nep-reg New Economics Papers
on Regulation
Issue of 2014‒02‒08
five papers chosen by
Natalia Fabra
Universidad Carlos III de Madrid

  1. Transmission constraints and strategic underinvestment in electric power generation By Léautier, Thomas-Olivier
  2. What explains the short-term dynamics of the prices of CO2 emissions? By Shawkat Hammoudeh; Duc Khuong Nguyen; Ricardo M. Sousa
  3. The "demand side" effect of price caps: uncertainty, imperfect competition, and rationing By Léautier, Thomas-Olivier
  4. A new formulation of the European day-ahead electricity market problem and its algorithmic consequences By MADANI, Mehdi; VAN VYVE, Mathieu
  5. Asymmetric and nonlinear pass-through of energy prices to CO2 emission allowance prices By Shawkat Hammoudeh; Amine Lahiani; Duc Khuong Nguyen; Ricardo M. Sousa

  1. By: Léautier, Thomas-Olivier
    Abstract: This article is the first to examine electric power producers' investment decisions when competition is imperfect and the transmission grid congested. This analysis yields numerous original insights. First, congestion on the grid is transient, and may disappear when demand is highest. Second, transmission capacity increases have complex impacts on generation: they may increase, decrease, or have no impact on the marginal value of generation, and may have similar or opposite impacts on the marginal value of different technologies. Third, the true social value of transmission, including its impact on investment, may be significantly lower than is commonly assumed.
    Keywords: electric power markets, imperfect competition, investment, transmission constraints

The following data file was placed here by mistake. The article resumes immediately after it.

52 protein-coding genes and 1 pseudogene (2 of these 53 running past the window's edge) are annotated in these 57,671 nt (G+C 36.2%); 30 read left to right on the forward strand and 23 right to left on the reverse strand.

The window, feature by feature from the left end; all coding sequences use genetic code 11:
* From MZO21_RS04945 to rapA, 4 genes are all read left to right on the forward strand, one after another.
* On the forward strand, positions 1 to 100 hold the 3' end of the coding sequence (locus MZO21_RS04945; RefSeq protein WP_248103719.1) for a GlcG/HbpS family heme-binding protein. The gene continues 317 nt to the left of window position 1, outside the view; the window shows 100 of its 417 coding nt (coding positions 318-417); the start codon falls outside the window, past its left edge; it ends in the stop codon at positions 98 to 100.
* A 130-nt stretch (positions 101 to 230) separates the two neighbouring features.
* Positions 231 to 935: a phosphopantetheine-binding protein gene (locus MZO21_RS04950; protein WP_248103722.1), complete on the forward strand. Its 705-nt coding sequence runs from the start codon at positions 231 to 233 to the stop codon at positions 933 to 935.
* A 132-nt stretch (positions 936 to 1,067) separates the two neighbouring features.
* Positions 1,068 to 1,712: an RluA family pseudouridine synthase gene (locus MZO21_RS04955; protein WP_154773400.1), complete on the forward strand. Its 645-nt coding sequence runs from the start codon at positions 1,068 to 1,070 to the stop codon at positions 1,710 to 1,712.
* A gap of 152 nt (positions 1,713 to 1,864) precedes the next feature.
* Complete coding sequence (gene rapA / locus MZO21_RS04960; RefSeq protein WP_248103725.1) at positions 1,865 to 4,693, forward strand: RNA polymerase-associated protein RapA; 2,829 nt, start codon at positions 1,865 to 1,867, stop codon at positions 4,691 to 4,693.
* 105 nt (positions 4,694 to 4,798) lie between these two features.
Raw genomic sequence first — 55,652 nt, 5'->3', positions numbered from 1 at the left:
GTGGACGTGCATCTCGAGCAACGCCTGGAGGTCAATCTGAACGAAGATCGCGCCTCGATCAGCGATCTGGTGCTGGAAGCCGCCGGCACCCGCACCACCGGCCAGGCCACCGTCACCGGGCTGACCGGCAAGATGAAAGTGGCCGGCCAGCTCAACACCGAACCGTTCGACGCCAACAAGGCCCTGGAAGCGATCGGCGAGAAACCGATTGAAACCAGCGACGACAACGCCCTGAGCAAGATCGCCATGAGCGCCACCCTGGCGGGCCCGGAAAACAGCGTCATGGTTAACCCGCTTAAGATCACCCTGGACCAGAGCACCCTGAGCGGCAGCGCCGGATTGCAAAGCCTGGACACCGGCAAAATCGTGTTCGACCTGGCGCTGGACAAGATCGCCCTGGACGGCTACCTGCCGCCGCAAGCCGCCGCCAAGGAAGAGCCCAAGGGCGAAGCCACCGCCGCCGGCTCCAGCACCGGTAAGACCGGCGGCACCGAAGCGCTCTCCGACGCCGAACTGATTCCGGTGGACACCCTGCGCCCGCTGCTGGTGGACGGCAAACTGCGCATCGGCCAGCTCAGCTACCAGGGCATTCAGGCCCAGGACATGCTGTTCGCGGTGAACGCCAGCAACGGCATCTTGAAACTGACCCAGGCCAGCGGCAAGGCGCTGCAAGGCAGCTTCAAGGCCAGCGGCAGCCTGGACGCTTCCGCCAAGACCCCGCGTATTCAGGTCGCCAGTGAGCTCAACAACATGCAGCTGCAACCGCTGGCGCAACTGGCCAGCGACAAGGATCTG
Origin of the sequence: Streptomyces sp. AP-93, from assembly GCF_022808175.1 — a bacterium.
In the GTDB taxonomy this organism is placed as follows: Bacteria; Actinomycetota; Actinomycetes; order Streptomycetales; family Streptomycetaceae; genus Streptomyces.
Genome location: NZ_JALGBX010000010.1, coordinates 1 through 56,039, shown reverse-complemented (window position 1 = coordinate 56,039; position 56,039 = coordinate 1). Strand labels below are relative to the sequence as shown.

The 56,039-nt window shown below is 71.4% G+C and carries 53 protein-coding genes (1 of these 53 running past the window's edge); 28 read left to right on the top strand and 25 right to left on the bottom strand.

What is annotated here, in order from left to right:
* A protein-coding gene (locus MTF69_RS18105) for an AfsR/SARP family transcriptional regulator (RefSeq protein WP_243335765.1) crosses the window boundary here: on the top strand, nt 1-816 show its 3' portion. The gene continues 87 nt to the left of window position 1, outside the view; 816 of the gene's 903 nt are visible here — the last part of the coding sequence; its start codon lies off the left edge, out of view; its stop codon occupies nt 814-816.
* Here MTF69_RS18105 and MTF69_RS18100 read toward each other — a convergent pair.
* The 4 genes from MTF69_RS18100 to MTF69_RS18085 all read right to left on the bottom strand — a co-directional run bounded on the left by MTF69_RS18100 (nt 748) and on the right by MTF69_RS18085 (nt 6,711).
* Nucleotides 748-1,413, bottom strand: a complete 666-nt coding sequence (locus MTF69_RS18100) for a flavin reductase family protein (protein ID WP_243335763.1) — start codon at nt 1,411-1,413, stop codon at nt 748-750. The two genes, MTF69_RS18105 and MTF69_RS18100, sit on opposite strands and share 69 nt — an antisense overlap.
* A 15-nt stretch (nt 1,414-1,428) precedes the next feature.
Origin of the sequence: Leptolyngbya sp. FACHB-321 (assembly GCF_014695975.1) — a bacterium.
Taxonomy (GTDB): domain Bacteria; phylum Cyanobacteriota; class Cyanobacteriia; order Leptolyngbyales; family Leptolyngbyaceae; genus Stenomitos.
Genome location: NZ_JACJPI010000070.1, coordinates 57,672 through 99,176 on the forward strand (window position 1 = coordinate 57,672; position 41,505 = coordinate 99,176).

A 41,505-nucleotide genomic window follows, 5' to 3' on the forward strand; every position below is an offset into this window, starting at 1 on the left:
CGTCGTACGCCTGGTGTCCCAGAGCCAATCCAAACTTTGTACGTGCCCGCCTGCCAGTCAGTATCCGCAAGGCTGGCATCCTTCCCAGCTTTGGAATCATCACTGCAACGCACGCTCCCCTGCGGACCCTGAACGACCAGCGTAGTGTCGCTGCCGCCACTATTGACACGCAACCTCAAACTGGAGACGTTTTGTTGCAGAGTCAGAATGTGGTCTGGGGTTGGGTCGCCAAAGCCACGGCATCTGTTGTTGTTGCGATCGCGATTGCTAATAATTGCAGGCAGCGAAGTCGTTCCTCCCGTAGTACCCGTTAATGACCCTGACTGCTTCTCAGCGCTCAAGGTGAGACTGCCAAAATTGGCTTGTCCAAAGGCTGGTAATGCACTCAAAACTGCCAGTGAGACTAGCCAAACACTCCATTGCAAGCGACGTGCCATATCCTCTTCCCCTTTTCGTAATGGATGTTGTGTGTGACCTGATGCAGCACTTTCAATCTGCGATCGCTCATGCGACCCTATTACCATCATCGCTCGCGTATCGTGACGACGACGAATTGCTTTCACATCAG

JEL: D61 L11 L94
    Date: 2014–01–06
  2. By: Shawkat Hammoudeh (Drexel University, LeBow College of Business); Duc Khuong Nguyen (IPAG Business School); Ricardo M. Sousa (Universidade do Minho - NIPE)
    Abstract: Using the vector auto-regression (VAR) and the vector error-correction Models (VECM), this paper analyzes the short-term dynamics of the prices of CO2 emissions in response to changes in the prices of oil, coal, natural gas, electricity and carbon emission allowances. The results show that: (i) a positive shock to the crude oil prices has a negative effect on the CO2 allowance prices; (ii) an unexpected increase in the natural gas prices raises the price of CO2 emissions; (iii) a positive shock to the prices of the fuel of choice, coal, has virtually no significant impact on the CO2 prices; (iv) there is a clear positive effect of the coal prices on the CO2 allowance prices when the electricity prices are excluded from the VAR system; and (v) a positive shock to the electricity prices reduces the price of the CO2 allowances. We also find that the energy price shocks have a persistent impact on the CO2 allowance prices, with the largest effect occurring six months after a shock strikes. The effect is particularly strong in the case of the natural gas price shocks. Additionally, we estimate that it takes between 7.3 and 9.6 months to halve the gap between the actual and the equilibrium prices of the CO2 allowances, i.e., to erase any price over- or undervaluations after a shock strikes. Finally, the empirical findings suggest an important degree of substitution between the three primary sources of energy (i.e., crude oil, natural gas and coal), particularly, when electricity prices are excluded from the VAR system.
    Keywords: CO2 allowance prices, crude oil, natural gas, coal, electricity.
    JEL: Q47
    Date: 2014
  3. By: Léautier, Thomas-Olivier
    Abstract: Price caps are often used by policy makers to "regulate markets". Previous analyses have focussed on the "supply side" impact of these caps, and derived the optimal price cap, which maximizes investment and welfare. This article expands the analysis to include the "demand side" impact of price caps: when prices can no longer rise, customers must be rationed to adjust demand to available supply. This yields two new findings, that contradict previous analyses. First, the welfare-maximizing cap is higher than the capacity-maximizing cap, since increasing the cap increases gross surplus when customers are rationed. Second, in somes cases, the capacity-maximizing cap leads to lower capacity and welfare than no cap. These findings underscores the importance for policy makers to examine the impact on customers when they impose price caps.